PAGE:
Energy has been re-branded to reflect its power generation capacity across all production methods. Now called Powergen, it’s forging ahead in the renewables sector
The remit at Powergen is to extend Bord na Móna’s generation capacity and to expand its interests in the market. Operating in the wholesale end of the electricity market, the company sells to the single electricity pool established in 2007 by the Single Electricity Market Operator (SEMO). “Outside of this market, we have a major contract with ESB Customer Supply. That’s for the off take of Edenderry,” said John Reilly, head of Powergen.
Bord na Móna has an installed generating capacity of about 134MW. That consists of a 128MW biomass and peat-fired generating unit in Edenderry and a 6MW wind farm in Mayo, Ireland’s oldest wind farm. “Our five-year plan is to extend that generating capacity by about 350MW,” said John. “The first phase of that - a 112MW open cycle gas turbine (OCGT) plant at Edenderry - is under construction. We have about 200MW of wind capacity likely to come on stream over the next five years at Mount Lucas, Bruncana on our Templetouhy bog in Tipperary, and Oweninny, Co. Mayo.”
Planning permission is crucial to the business unit’s plans. “The biggest risk to any of these projects is not getting planning permission. We have planning permission for Oweninny, but not yet for the other two wind farms. They are at very crucial stages of their development at the moment.”
As ever, the New Contract with Nature remains central to current and future plans. “At the Edenderry facility, one of the over-riding objectives is to reduce the carbon footprint associated with generating electricity from Bord na Móna’s portfolio. There are mandatory EU and government targets with regard to the amount of renewable electricity that must be generated by 2020, along with our new corporate vision.”
That is one driver behind the use of biomass instead of peat at the Edenderry facility. “We started co-firing in earnest in 2008 and we introduced about 20,000 wood tonnes of biomass into the facility, representing a co-firing rate of about 2%,” said John. “In 2009, that increased to 70,000 tonnes of biomass, representing a cofiring rate of about 7%. Our target for 2010 is to do 100,000 tonnes and we have a clear plan and a clear vision of how we are going to do that.”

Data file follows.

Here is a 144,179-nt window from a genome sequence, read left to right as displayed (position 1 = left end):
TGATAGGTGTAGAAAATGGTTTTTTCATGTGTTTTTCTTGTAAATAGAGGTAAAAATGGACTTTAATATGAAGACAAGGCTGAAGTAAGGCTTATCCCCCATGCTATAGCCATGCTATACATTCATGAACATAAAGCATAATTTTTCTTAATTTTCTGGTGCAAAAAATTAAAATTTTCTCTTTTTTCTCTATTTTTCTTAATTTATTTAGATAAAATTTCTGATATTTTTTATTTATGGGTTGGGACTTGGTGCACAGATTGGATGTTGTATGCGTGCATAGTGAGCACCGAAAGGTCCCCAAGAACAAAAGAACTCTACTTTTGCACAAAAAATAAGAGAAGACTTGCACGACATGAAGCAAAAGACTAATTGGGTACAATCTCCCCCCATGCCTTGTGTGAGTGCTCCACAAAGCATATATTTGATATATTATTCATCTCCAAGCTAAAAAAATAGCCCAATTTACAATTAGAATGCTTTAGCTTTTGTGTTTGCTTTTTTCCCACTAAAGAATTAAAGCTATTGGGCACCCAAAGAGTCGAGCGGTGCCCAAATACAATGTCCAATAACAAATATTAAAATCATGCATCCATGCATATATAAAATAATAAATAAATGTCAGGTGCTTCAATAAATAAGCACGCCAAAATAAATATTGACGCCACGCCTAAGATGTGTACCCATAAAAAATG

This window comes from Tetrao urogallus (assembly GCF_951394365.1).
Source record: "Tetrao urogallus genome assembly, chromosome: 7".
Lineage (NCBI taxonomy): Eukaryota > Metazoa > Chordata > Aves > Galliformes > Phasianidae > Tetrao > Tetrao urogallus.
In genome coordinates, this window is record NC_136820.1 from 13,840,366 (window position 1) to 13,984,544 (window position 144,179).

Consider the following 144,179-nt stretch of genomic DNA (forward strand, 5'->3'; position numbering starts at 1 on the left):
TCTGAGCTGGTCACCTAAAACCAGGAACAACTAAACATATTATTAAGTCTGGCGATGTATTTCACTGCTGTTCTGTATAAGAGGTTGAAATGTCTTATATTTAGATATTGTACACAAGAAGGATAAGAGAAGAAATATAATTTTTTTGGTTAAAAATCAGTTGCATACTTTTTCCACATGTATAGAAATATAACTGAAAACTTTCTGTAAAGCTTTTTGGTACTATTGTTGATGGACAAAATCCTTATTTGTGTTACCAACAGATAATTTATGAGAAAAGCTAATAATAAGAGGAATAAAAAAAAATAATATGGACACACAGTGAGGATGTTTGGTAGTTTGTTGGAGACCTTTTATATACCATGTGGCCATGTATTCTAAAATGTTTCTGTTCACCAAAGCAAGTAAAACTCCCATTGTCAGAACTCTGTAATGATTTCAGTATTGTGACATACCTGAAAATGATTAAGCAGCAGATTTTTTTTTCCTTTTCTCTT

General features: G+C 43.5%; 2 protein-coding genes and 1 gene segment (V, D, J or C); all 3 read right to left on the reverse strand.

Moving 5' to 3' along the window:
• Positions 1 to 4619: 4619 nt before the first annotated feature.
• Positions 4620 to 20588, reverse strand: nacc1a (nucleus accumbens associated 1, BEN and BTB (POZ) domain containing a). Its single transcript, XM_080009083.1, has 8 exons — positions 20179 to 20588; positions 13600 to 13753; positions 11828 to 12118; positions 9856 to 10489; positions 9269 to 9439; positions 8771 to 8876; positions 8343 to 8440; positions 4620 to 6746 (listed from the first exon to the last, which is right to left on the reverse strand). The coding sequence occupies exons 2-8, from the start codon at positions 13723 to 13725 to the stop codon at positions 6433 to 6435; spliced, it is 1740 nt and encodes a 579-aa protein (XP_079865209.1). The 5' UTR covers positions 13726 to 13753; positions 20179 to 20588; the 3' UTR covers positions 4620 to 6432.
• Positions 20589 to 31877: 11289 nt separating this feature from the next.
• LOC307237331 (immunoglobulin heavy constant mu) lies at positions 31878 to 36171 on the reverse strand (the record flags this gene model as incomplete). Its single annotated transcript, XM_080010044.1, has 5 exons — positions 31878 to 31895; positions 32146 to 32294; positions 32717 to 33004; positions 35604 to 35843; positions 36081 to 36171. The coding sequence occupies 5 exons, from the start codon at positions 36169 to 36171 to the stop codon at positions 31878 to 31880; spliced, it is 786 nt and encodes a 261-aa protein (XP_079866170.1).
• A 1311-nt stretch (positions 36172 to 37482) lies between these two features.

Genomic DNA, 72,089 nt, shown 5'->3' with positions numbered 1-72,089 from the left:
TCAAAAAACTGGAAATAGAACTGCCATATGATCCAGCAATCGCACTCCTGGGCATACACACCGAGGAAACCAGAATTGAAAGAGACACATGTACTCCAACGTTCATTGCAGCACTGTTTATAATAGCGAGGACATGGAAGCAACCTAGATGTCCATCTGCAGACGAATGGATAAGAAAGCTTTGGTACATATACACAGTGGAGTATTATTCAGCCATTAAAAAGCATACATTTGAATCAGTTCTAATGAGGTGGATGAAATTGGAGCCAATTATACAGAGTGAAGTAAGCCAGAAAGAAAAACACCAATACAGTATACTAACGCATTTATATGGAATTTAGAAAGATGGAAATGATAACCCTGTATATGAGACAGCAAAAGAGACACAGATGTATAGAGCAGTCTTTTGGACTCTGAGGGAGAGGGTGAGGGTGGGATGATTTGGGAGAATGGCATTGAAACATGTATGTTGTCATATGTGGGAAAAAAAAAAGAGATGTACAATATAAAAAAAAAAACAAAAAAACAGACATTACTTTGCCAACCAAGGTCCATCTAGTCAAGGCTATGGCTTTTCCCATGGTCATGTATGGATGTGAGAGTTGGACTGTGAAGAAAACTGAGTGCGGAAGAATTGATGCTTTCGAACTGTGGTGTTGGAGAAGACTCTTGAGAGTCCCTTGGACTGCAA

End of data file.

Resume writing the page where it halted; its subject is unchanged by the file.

One element of that plan is putting an increased intake system in place at Edenderry Power. “That allows us to increase the intake of biomass and it mitigates against the high moisture content of peat due to the poor harvest,” said Tom Egan, plant manager at Edenderry Power.
The plant there remains central to Bord na Móna’s power generation and offers economies of scale to the new peaking plant at nearby Cushaling. “We will utilise a lot of the existing assets and resources at Edenderry Power in Cushaling, including the grid connection, the water treatment plant and the experience of our staff,” said Tom, who is overseeing the development, construction, commissioning and operation of Cushaling Power.
This peaking plant offers Bord na Móna the opportunity to maintain wind-generated energy supply. “You can’t store electricity, so you need a thermal plant which burns fuel to create heat which rotates turbines to generate electricity,” said Tom. “The peaking plant is able to start and stop quickly and can make up the deficit in power supply when there is no wind, so it supports our target of putting wind-generated electricity on the system and maintains security of supply.
For projects manager Brendan Connolly, it’s a busy period assessing the financial viability of four live projects. The peaking project at Edenderry is under construction and should be operational by end-2010. In addition, three wind projects are in process: an 80MW wind farm at Mount Lucas, Co. Offaly, which is subject to the planning process; a 40MW wind farm at Bruncana in counties Tipperary, Kilkenny and Laois; and the 360MW wind farm at Oweninny, Co. Mayo, which expects to get a first stage grid connection.
“My job involves assessing the financial returns of these projects, alongside the operational and maintenance costs and the expected revenues depending on the output from the wind farm,” said Brendan. “The main constraint with wind projects is getting a connection to the national grid, which is regulated by EirGrid, ESB Networks and the Commission for Energy Regulation. All three wind farms are in Gate 3, which means we should get connection offers in the next year.”
Powergen’s next long-term project involves a re-development of the Derrygreenagh site into a gas-fired power station. “We’re almost at the end of the planning process and, all going well, that project should come on stream at the end of the decade.”
Did you know?
- The Government’s co-firing target is 30% by 2015
- 75% of biomass burned in 2009 was woodchip from local sawmills and forests
- 12% of biomass burned in 2009 was sawdust
- 6,000 tonnes of wood pellets were burned in 2009
- In 2010, Powergen will import 30,000 tonnes of palm kernel shells
- For every 1% of peat replaced with biomass, Bord na Móna’s certified Co² emissions are reduced by the same amount
- The carbon intensity of Powergen’s portfolio is 1.1 tonne of Co² per MW hour of electricity generated in 2009
- In 2015, that will reduce to 0.6 tonnes of Co² per MW hour of electricity generated
- Powergen has 56 staff across Administration, Finance, Engineering, Fitters and Maintenance